I am writing in response to John Foraker’s Nov. 15 letter, “No love for rock on Sunday.” My response to him is, yes, there are other like-minded people, and I say, amen and amen.
I, too, cannot understand why we have to do away with the very “Kings of Instruments,” the organ, the piano and the choir, in favor of guitars, bongos and tambourines, in order to entertain the younger generation — just to get them to attend church.
Do we attend in order to worship God or to be entertained by ear-splitting electronic noise, atonal music and waving of arms in the air?
Do these younger people really contribute to the life of the church or only attend for an hour on Sunday morning for the entertainment?
Why do we feel we must dumb down the worship service and God’s message instead of trying to raise the ideals of the younger generation?
Some of them may find they can have an appreciation for the traditional hymns as well as time-honored classical music. This “me generation” seems to be the only one for which the church finds this necessary, as I learned the music of my parents.
My children learned the music of their parents, as well as my grandchildren. Traditions, by their very nature, are worthy of being passed to each succeeding generation.
Yes, there are some churches that still honor the traditional music, and you are right.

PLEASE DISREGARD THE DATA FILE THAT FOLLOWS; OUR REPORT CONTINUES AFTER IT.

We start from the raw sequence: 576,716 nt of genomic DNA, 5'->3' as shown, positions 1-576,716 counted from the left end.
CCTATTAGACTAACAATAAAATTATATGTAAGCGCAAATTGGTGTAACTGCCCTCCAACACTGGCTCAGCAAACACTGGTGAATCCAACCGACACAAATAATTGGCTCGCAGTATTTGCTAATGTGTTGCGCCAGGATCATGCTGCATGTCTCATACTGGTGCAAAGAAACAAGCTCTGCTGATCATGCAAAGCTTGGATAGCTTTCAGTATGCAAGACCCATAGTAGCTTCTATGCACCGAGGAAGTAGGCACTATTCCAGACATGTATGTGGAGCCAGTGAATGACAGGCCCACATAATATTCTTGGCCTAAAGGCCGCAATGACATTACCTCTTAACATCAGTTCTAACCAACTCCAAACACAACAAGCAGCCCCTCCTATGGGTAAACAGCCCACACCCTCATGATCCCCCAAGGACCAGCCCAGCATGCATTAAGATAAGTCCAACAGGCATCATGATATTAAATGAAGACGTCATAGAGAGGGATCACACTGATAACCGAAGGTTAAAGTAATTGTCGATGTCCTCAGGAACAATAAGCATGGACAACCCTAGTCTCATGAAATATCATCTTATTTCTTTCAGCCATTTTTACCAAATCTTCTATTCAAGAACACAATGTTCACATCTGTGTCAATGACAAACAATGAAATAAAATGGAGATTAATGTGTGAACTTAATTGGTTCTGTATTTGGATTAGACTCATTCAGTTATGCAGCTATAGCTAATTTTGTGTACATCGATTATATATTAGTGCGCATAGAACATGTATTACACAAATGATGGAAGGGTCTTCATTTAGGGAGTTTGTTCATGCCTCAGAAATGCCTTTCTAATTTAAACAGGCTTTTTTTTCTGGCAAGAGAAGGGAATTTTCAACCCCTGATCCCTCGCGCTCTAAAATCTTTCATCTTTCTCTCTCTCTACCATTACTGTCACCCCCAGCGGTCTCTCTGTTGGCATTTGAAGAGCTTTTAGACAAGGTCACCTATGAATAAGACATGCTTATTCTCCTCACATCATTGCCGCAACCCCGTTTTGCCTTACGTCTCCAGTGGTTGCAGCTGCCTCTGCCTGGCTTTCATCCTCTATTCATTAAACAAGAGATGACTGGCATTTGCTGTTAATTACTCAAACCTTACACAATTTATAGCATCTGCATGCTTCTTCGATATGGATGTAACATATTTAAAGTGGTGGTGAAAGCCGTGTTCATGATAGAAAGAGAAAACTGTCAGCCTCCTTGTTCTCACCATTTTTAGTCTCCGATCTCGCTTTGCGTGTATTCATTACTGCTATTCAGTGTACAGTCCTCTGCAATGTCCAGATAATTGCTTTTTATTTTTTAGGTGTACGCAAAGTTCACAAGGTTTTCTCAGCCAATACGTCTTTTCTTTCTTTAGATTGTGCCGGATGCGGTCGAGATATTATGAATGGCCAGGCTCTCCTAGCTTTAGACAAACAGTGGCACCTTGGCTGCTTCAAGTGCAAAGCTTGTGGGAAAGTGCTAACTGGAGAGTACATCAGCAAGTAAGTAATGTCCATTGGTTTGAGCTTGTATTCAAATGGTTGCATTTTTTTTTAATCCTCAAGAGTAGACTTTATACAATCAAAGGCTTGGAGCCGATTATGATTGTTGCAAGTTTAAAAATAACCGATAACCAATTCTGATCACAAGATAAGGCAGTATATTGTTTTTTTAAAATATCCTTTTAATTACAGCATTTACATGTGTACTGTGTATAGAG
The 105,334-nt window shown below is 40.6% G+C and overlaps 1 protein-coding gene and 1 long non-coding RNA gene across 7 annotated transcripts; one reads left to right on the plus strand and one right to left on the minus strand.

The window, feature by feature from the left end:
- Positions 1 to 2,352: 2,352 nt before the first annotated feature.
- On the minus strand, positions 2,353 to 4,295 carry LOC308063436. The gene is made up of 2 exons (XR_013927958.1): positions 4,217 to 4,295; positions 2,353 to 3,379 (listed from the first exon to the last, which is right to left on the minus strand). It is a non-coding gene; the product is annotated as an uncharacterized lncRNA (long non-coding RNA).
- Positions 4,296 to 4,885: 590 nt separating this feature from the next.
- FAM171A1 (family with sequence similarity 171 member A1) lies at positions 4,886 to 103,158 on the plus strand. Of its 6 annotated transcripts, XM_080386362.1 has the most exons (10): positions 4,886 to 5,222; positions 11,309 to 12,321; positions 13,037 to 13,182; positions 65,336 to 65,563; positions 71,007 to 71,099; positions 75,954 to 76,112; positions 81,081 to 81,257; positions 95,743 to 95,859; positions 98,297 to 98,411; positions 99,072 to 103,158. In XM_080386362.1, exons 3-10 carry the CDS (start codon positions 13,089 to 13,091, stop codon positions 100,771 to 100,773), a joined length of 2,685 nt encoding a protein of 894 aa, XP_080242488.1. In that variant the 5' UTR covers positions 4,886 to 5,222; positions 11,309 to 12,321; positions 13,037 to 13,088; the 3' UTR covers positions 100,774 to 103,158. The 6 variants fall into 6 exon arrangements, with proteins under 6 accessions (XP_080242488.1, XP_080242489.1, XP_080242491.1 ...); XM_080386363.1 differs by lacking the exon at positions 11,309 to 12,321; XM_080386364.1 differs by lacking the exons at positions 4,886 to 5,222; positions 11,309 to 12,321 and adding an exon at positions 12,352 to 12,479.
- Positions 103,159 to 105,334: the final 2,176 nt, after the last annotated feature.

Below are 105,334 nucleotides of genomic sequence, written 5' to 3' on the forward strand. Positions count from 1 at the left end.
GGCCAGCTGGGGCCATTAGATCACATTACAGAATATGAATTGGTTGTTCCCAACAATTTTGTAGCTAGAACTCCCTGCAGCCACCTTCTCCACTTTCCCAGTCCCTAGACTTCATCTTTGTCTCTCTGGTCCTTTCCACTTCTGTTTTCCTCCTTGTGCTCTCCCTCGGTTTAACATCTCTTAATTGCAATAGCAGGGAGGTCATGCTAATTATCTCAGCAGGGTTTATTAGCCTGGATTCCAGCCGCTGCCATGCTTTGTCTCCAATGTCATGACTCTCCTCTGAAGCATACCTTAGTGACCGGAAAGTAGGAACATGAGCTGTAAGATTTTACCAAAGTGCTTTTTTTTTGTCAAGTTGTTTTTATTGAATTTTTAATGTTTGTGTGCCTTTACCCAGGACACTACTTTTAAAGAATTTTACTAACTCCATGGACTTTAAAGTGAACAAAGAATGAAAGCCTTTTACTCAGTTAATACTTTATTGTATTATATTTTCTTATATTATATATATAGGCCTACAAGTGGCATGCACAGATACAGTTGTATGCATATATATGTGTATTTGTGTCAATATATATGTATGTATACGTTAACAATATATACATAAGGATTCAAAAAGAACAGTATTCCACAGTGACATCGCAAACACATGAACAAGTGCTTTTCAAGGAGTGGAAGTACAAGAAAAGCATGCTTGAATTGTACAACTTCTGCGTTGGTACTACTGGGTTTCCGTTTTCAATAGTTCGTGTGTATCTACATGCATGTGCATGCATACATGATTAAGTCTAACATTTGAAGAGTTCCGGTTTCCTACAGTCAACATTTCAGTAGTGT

Let the kids attend their ear-bleeding rock concerts on Saturday night, but worship God on Sunday morning.
Drilling risks contamination
I am writing in response to a Nov. 13 article on your website, “Report cites risks with drilling near Muskingum reservoirs.”
I am worried about the plans to lease public land for hydraulic fracturing in the Muskingum Watershed Conservancy District. The recently completed report from hydrogeologist Paul Rubin should be taken as a warning for this project.
Rubin’s report discusses the possibility of toxic contamination related to proposed fracking near and beneath lakes, in this case Seneca Lake.
Water contamination is a serious issue that affects not only the citizens who rely on local water sources for drinking water, but also the local economy and the surrounding wildlife. The conservancy district’s plans for hydraulic fracturing near Seneca Lake impose serious health risks due to water contamination and pollution, as the report articulates.
It’s clear that the public interest is not served by pursuing the proposed plans. They should be abandoned; the risks are simply too great.
A moratorium should be imposed on hydraulic fracturing on all lands that could affect water quality in the district until the risks of water contamination are fully understood and any existing and proposed fracking activity is proved safe.
Rubin’s report is a great step toward achieving this understanding and suggests that the proposed fracking activity is, in fact, not safe.
For those people who are out of work and vehemently anti-union, feeling that the government is too powerful in regulating businesses and that the free market is the key to economic prosperity: There are at least 100 new openings for workers in the garment industry in Bangladesh. Please feel free to apply.
Mitt Romney talked to the rich and asked for their money.
President Obama talked to the poor and middle class and asked for their votes.